Thursday, February 23, 2012

“I never saw Mr. .38 but the idea of a loaded gun being pointed at my head by a woman who thought the Yamacraw people were out to get her made my stomach do handstands and somersaults.”

              In chapters seven and eight my dislike for Mrs. Brown expands and grows even more. The more I read about the way in which Mrs. Brown runs her classroom and beats the children with her whip, the angrier I become and the more I loathe this character. Mrs. Brown idealistically in her mind would like to be a white man. Conroy says in reference to Mrs. Brown, “There was something very wrong in the fact that a black woman in 1969 cast her lot with white men whose thoughts and actions dated back to 1869.” This statement is depicted not only in Mrs. Brown’s method of treating the children and punishing them with the whip and by embarrassing and humiliating them in front of everyone but also the way she talks about them. She does not want to see the children excel and succeed. All of the children despise Mrs. Brown.
                The system of hierarchy in the school system kind of resembles the backwards ways of Mrs. Brown. Nothing is getting done unless Conroy goes directly to Dr. Piedmont because everyone seems to be so intimidated and under his control that they are too scared to say something that might offend or make him mad in order to induce needed change in the schools. Conroy has a hard time going on field trips, getting change for the school, and the conflict we see at the end of chapter eight, negotiating his travel expenses because of the chains of command he has to go through that are not willing to help. Chapter eight exhibits many frustrations for Conroy but he does not let the system or Dr. Piedmont intimidate him. I really like that he goes after what he thinks the children deserve and that he is really passionate about the children’s future and well being. 

Thursday, February 16, 2012

“I considered Yamacraw a touchstone: if the Yamacraw children knew about it, then the chances were excellent that the vast majority of American children had been reached.”

              “I considered Yamacraw a touchstone: if the Yamacraw children knew about it, then the chances were excellent that the vast majority of American children had been reached.” This sentence stood out to me when they were having a discussion about the movie, The Wizard of Oz. The children on Yamacraw Island do not appear to know about many things that many other American children that live off the Island know.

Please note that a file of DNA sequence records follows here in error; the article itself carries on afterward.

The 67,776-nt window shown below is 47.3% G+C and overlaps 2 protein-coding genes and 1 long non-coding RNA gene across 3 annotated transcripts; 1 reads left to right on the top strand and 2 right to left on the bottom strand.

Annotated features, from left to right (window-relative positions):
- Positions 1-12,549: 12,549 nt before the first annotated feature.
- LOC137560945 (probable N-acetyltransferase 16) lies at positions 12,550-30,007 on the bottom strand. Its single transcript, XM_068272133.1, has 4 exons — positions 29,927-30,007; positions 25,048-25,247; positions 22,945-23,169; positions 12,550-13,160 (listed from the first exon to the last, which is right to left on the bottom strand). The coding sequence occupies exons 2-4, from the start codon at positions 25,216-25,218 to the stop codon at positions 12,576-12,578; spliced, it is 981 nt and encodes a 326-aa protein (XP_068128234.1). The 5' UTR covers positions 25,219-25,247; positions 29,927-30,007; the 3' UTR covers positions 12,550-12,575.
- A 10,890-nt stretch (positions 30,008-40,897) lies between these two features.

Building off of that quote, in my opinion, the children of Yamacraw Island probably do not know numerous things because they have not had the experiences to go along with the material they need in order to learn and relate to. The children are stuck in the classroom and do not get out to have experiences and learn from and build on them. Conroy’s Halloween escapade seemed like a huge step in chapter six. The children were allowed to leave the island for probably the first time in their lives and participate in Halloween with the white children. The opposition against this trip upset me. Mrs. Brown hassles Conroy all the time that he needs to teach the children the material and not play around, but in reality she’s the one denying her student of life experiences to learn from and make connections. Conroy even writes, “I knew for a fact that Mrs. Brown and Miss Glover both believed that education as best served in the cramped environs of the classroom, that both of them made a vast distinction between learning and recreation, that both of them felt that education and the leather strap went together like whiskers and catfish, and that both of them thought the trip was a welcome vacation, but not an experience that could be counted as having furthered the name of education.” Mrs. Brown’s and Miss Glover’s teaching philosophies greatly differ from Conroy’s in this manner. Even if Conroy doubts whether or not the Halloween trip made a difference and whether he is making a great difference, it is a start that the children have never had.

Thursday, February 9, 2012